If you’re a social service organization operating in the current milieu, you’ve probably heard of performance management and may even believe you’re applying some of the concepts within your own organization. But are you sure you’ve understood it correctly?
Performance management in the public sector is faced with a unique batch of challenges, and these challenges need to be addressed and overcome if organizations can hope to succeed in achieving their missions. And yet, many organizations are not even aware that these challenges exist. They’re using recommended models and tools but often applying them in the wrong way or wrong context and therefore not seeing the results they would hope for.
If you google “performance management in the public sector,” you’re going to get a lot of results because this is something we, as an industry, know a lot about and like to talk about extensively. However, as it turns out, we actually have little idea of what it means to apply these concepts to real functioning organizations.
And yet, all is not lost. Keep reading to find out what the most common outcomes and performance management challenges in the public sector are and how to make sure your organization has processes in place to move past them effectively.
According to Dr. Dean Fixsen, during our webinar on Scaling an Effective Intervention: How to Build Implementation Capacity, Replicate with Fidelity, and Produce Consistent Outcomes, we need to think about service delivery in three parts:
Effective Innovations: This is the area where we’ve seen the most activity in the past 25 years, in particular around developing new approaches and increasing our focus on evidence-based approaches. Innovating models for addressing existing social problems abound, and yet, by themselves these models have not resulted in substantial change.
Enabling Context: Enabling context means having federal, state, and local governments interested in knowing what they can do to help enable social service providers to succeed. This context is critical for enabling the success of organizations at all levels, and this too has begun to fall into place in the last few decades. The results have been a greater increase in funding streams and resources as well as more collaborations among service providers.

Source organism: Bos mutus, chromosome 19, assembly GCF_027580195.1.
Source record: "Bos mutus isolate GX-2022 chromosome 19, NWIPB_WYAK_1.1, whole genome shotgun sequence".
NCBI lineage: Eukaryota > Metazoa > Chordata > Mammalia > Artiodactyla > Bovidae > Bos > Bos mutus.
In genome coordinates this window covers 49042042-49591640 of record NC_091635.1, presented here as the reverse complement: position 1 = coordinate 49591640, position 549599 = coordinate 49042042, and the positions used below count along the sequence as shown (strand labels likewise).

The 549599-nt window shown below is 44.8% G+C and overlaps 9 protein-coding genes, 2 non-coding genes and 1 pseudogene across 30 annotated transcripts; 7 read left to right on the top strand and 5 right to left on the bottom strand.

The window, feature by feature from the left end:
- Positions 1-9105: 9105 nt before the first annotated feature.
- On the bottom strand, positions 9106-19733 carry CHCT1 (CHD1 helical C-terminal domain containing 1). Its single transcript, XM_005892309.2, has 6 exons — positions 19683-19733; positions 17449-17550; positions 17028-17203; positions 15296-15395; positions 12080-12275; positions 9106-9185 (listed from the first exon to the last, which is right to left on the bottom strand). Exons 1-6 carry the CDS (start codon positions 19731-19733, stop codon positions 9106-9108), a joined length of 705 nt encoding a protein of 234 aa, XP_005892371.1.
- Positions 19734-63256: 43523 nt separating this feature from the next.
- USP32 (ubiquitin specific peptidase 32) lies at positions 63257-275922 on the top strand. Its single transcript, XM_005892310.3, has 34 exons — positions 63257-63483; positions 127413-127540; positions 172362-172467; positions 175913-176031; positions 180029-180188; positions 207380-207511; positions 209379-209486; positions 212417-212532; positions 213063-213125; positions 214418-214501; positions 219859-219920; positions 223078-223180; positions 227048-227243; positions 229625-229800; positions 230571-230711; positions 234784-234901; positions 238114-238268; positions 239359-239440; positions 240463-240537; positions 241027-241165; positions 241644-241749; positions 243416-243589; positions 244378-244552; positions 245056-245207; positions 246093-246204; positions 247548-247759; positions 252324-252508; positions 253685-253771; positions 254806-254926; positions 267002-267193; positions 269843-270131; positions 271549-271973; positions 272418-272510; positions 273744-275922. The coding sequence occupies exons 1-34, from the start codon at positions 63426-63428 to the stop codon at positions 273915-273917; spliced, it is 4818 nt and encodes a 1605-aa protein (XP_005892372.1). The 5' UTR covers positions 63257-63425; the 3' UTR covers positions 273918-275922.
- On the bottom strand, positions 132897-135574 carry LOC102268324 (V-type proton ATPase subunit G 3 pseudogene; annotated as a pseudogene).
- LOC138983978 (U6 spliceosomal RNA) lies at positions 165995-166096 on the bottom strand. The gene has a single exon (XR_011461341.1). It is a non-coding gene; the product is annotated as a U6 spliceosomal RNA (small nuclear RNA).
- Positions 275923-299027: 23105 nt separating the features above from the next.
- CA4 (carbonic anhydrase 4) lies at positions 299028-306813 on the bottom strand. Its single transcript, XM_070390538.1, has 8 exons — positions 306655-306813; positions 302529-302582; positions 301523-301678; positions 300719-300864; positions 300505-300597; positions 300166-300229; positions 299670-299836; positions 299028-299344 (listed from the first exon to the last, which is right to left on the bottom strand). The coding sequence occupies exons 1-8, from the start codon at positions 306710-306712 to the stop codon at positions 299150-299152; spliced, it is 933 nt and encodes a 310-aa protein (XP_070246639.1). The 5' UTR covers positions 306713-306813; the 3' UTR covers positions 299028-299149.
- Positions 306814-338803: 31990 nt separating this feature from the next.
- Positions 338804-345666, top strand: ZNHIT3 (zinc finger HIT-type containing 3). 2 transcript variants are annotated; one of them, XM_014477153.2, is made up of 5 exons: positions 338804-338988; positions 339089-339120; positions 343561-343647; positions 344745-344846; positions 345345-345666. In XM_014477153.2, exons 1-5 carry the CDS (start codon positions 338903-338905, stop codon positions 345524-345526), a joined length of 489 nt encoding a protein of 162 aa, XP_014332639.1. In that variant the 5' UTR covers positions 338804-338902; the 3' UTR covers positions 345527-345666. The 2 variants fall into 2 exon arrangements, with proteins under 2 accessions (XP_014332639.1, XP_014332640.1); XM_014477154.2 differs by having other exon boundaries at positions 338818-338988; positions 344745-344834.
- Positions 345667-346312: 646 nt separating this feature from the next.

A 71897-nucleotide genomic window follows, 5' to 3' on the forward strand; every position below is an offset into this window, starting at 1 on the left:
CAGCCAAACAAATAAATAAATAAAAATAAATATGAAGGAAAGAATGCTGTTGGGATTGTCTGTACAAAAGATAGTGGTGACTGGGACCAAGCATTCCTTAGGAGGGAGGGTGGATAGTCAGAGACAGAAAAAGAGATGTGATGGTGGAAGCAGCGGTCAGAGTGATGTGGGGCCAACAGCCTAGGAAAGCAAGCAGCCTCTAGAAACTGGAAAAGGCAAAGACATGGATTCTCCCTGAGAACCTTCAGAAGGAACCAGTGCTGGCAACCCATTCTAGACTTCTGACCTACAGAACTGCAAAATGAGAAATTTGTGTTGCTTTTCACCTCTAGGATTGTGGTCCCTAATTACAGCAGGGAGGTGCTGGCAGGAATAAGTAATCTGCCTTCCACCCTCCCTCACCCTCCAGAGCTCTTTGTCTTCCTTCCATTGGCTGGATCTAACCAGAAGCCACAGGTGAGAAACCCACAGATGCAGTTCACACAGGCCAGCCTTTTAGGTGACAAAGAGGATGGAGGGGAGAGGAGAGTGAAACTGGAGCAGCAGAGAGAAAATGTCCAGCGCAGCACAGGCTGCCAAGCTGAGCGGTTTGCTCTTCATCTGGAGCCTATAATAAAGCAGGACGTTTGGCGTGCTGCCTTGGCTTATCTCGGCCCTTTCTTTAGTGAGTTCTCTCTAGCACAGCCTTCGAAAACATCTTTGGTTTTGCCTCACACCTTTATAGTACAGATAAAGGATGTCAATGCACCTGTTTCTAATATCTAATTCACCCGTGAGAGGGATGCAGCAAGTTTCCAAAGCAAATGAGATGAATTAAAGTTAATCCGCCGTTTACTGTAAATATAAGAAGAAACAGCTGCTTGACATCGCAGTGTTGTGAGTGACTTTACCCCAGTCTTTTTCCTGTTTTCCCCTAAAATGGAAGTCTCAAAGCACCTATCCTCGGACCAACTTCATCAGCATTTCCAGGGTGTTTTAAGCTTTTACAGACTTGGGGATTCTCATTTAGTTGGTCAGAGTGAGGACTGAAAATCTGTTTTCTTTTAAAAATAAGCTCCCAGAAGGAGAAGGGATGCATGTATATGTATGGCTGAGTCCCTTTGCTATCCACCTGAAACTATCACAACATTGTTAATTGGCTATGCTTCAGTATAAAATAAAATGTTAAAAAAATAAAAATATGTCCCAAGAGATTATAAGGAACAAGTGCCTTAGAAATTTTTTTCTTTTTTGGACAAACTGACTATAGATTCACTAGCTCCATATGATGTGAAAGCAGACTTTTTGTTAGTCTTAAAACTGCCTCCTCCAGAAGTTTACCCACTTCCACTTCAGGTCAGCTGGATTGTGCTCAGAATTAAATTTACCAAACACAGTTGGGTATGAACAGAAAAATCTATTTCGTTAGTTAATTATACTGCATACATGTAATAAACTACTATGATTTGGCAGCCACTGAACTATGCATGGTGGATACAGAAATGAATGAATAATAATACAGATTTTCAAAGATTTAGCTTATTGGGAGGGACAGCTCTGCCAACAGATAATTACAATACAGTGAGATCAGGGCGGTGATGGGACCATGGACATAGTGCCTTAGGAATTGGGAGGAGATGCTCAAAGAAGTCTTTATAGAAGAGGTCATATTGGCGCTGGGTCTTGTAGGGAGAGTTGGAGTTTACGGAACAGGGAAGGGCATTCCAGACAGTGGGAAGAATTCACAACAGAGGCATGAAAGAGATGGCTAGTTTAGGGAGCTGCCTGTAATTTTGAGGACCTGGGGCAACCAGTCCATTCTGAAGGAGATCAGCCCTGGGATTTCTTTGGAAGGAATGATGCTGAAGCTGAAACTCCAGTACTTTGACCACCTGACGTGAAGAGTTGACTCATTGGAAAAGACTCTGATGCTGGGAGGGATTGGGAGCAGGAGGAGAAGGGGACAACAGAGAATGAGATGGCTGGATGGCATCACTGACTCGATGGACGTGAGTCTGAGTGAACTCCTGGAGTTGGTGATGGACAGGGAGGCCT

Effective Implementation: Implementation is something that has also improved greatly in the past few decades when it comes to thinking about service delivery, but it is the area which is still experiencing the greatest lack. New techniques, tools, and modes of measurement have lead to substantial changes in the way organizations interact with their constituents and yet, implementation has still not reached critical levels.
When new innovations come about, practitioners first need to learn to effectively implement these new strategies. This is the part of the process we often focus on, which can include selection, training, coaching, and performance management. While these are important, there’s another piece of implementation: the organizational component. According to Dr. Fixsen, “Organizations have to change their policies, procedures, their ways of work in order to support practitioners doing the innovation as required and to support the implementation components.”
This involves a level of planning which has largely been absent from social service organizations because of the immense amount of planning and resources it requires. Often it feels like taking time to adequately address the creation of systems within an organization to help perpetuate the use of innovations is not time well-spent; it frequently can cause a direct decrease in productivity, at least temporarily, as resources are diverted to handling these bigger picture aspects, and yet it’s imperative in order to effectively address outcomes and performance management challenges in the public sector.
Diverting attention and funding in this way is often seen as a distraction from the task at hand, and it is further compounded by the fact that organizations receive funding based on the services they are providing to the community they serve; funding for overhead expenses is often limited or non-existent, and so these aspects often get left out of the plans and out of the budgets.
So what’s the solution to these outcomes and performance management challenges in the public sector?
Organizations have to build their capacity and improve their organizational effectiveness with an eye towards sustainability and long-term change. And some of the greatest tools that we have to do this today are software programs, such as Social Solutions’s ETO Software, which are designed to help simplify and codify organizational program delivery and impact measurement.
ETO software helps organizations simplify and standardize the collection and analysis of data, but more importantly, the process of implementing such a product forces organizations to think through systems and procedures that are necessary to creating programs and achievements that last.
If your organization is struggling for effective implementation, maybe it’s time to make an appraisal of your current implementation strategy and begin adopting tools and tactics with the goal of helping your organization survive and thrive well into the future. By thinking ahead and being strategic, we can help address the outcomes and performance management challenges in the public sector that we see today.